After spending a month in the bush collecting hundreds of beaver and muskrat pelts, one couple in Fort Smith has returned home to share stories of the adventure with their family.
For Mary and Ken Schaefer, 45 and 47, the hunting trip was not only a way to reconnect with life on the land, but a way to practice what they preach. The thought of their grandchildren was never far from their minds, they shared with The Journal.
“We have grandkids now, so it’s something for them to see us doing. When we come back, they hear how we spent our days there going about the hunt. They’re always interested and they love to hear the stories,” Mary said.
The Schaefers have been meaning to go on a month-long hunt since their last lengthy outing in 2006, but it wasn’t until this year that they had the opportunity to go.
“It all depends on when the river opens,” Ken said.
The Schaefers began the excursion in late April, crossing the Slave River with two friends on snowmobiles – and a sled dog team in tow – before heading northeast to Hanging Ice River where they have a cabin. Their friends dropped them off and returned to Fort Smith on the sleds.
At their home off the grid, the Schaefers spent a grueling, yet peaceful 29 days collecting furs at an average of 20 per day. Each morning they woke up around 7:00 a.m. to begin fleshing the animals they had hunted the day before. Muskrats are relatively easy, they said, but the beavers are a tedious process.
“We always make sure we wash all the beaver hides, hang them up and dry them and when we start fleshing them, that takes a long time. They’re so fat, it’s like a seal skin,” Ken said. “It’s lot of work.”
After the pelts are fit for freezing and transport, the two would grab their guns and head back onto the river to hunt more beavers and muskrat.
An important lesson, learned over years of hunting, is not to shoot too many animals in one day because that means too much work the next day, Ken said.
“She’s got an itchy trigger finger,” he said with a chuckle, referring to his wife. “She did the shooting, I did the swearing.”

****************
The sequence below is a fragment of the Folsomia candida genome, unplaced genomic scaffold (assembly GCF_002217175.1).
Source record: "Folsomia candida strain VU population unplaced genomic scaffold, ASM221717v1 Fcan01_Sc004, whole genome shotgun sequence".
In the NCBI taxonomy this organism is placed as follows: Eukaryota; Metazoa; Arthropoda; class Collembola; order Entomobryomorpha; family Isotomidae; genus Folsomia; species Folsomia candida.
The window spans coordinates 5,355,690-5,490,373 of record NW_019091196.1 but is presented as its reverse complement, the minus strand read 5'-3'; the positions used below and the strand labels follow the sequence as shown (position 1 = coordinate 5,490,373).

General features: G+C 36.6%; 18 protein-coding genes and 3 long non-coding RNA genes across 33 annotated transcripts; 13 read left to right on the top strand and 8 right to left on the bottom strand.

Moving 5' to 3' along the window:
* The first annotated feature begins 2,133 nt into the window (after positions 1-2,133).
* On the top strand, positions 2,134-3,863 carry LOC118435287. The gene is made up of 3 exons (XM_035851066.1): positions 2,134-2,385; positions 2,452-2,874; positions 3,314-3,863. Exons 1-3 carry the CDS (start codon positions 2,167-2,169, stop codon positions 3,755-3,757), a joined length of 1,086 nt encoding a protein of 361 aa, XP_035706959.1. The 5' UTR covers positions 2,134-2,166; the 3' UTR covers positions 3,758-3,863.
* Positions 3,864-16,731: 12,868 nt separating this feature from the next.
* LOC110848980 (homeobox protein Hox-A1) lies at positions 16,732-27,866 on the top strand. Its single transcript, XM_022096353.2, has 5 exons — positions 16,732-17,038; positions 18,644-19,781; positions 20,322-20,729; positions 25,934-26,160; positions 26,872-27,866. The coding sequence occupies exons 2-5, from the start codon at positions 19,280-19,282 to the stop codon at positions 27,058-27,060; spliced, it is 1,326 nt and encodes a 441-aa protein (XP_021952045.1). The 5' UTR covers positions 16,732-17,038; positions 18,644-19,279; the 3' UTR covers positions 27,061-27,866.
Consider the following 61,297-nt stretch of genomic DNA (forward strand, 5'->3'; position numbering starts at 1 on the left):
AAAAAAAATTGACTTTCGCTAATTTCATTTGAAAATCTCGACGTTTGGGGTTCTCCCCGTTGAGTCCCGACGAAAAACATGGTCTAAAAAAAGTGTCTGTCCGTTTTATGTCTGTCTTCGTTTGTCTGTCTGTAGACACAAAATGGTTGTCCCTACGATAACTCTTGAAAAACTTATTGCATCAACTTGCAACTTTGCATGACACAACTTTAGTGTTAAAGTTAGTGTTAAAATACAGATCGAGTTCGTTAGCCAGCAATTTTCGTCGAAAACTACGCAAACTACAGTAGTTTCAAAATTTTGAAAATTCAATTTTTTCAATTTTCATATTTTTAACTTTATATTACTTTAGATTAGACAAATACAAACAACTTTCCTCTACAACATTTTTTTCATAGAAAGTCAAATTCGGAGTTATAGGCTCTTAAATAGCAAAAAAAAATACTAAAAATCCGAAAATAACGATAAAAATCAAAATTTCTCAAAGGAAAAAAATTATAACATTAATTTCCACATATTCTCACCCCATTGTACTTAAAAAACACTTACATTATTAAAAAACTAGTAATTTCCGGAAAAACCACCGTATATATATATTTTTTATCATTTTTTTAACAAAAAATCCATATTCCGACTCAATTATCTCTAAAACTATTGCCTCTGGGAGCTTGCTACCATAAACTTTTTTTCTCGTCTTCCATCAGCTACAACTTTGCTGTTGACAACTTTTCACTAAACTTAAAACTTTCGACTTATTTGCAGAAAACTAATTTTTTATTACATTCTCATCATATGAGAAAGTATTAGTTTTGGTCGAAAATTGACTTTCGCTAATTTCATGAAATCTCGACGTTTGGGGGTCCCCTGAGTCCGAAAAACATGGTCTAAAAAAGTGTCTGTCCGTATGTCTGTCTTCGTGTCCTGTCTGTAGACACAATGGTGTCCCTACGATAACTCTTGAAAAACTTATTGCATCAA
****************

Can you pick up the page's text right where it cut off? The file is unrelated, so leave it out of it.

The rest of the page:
One day while they were on the boat hunting, Mary shot a large beaver and when Ken went to haul it into the boat, grabbing it by the hind leg, the animal fought back. Quick thinking and speedy reflexes allowed Ken to reach his axe and finish the kill, just barely avoiding a nasty bite.
The couple shared another story of when they lucked out and stumbled upon a nest of fresh goose eggs.
“I cooked Mary a Mother’s Day breakfast of eggs. One each fed us; they’re huge,” Ken said.
Once they were satisfied with their fur haul, the Schaefers returned to Fort Smith on May 24 and 25 by float plane, which required multiple trips to transport the pelts and the dog team.
In total, the Schaefers brought home pelts from 121 beavers, 270 muskrats, one otter and a bear. The money they will receive from the pelt sales will only just break even with the cost of the trip and the time off work, they said. But the experience is priceless.
“It’s a way of life. We’ve grown up doing this kind of thing. I’ve been out trapping for 35 years and I’m not going to stop now. It’s always nice to be in the bush,” Ken said while Mary nodded in agreement.
Reaching young ears
For one of the Schaefers’ daughters, Farrah Freund – a mother herself to two little ones – having parents that practice a traditional lifestyle is an important part of raising her children.
“That’s how my parents raised my brother, sister and I. They raised and fed us on a hunter’s and trapper’s income,” she said. “They’re just trying to keep the tradition alive.”
Freund said her children love to hear the stories from their grandparents and, in the future, she hopes their interest will grow and eventually encourage them to go into the bush themselves.
According to the Schaefers, setting the example for their grandchildren and the community youth is one of their main motivations to continue going out on the land.
“If we don’t, if we stop, our kids will probably go out but there will be gaps in the teachings. It’s quite important for our kids, our grandkids and other young people,” Mary said.
She said many youth in the community are no longer seeking out knowledge of traditional lifestyles from elders or practitioners, preferring to stay indoors on the computer or phone, or watching TV.
“Something that’s always in the back of my mind is our youth. They need help,” Mary said. “It’s not just Ken and I. There are a lot of people out there with a lot of knowledge for these young people, but nobody is saying anything.”
It’s up to the community to bridge the gap between the youth and the knowledge keepers, she said. One idea is to hold short camps, even just for the day, led by elders and knowledge holders that would be close to town but still in the bush, to introduce the youth to a traditional lifestyle and open communication between generations.
“I’m sure we would all be a lot stronger and a lot more open around a campfire,” Mary said.